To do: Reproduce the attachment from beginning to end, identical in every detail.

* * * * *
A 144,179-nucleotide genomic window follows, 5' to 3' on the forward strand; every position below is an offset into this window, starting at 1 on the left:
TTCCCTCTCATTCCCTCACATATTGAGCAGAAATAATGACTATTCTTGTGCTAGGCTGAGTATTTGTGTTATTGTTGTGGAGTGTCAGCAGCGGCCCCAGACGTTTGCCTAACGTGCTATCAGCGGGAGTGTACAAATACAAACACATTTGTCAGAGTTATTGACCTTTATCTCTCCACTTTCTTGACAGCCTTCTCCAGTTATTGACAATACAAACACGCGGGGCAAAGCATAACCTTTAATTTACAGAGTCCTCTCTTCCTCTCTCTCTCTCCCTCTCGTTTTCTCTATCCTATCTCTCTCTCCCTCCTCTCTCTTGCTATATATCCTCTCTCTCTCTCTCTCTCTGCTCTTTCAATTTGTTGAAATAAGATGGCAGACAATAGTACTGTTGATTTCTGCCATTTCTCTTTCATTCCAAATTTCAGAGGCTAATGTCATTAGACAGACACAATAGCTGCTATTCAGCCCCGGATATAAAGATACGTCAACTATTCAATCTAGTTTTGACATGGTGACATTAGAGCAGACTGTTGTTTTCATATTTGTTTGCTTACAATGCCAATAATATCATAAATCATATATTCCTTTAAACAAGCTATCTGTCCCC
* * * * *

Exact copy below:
A 144,179-nucleotide genomic window follows, 5' to 3' on the forward strand; every position below is an offset into this window, starting at 1 on the left:
TTCCCTCTCATTCCCTCACATATTGAGCAGAAATAATGACTATTCTTGTGCTAGGCTGAGTATTTGTGTTATTGTTGTGGAGTGTCAGCAGCGGCCCCAGACGTTTGCCTAACGTGCTATCAGCGGGAGTGTACAAATACAAACACATTTGTCAGAGTTATTGACCTTTATCTCTCCACTTTCTTGACAGCCTTCTCCAGTTATTGACAATACAAACACGCGGGGCAAAGCATAACCTTTAATTTACAGAGTCCTCTCTTCCTCTCTCTCTCTCCCTCTCGTTTTCTCTATCCTATCTCTCTCTCCCTCCTCTCTCTTGCTATATATCCTCTCTCTCTCTCTCTCTCTGCTCTTTCAATTTGTTGAAATAAGATGGCAGACAATAGTACTGTTGATTTCTGCCATTTCTCTTTCATTCCAAATTTCAGAGGCTAATGTCATTAGACAGACACAATAGCTGCTATTCAGCCCCGGATATAAAGATACGTCAACTATTCAATCTAGTTTTGACATGGTGACATTAGAGCAGACTGTTGTTTTCATATTTGTTTGCTTACAATGCCAATAATATCATAAATCATATATTCCTTTAAACAAGCTATCTGTCCCC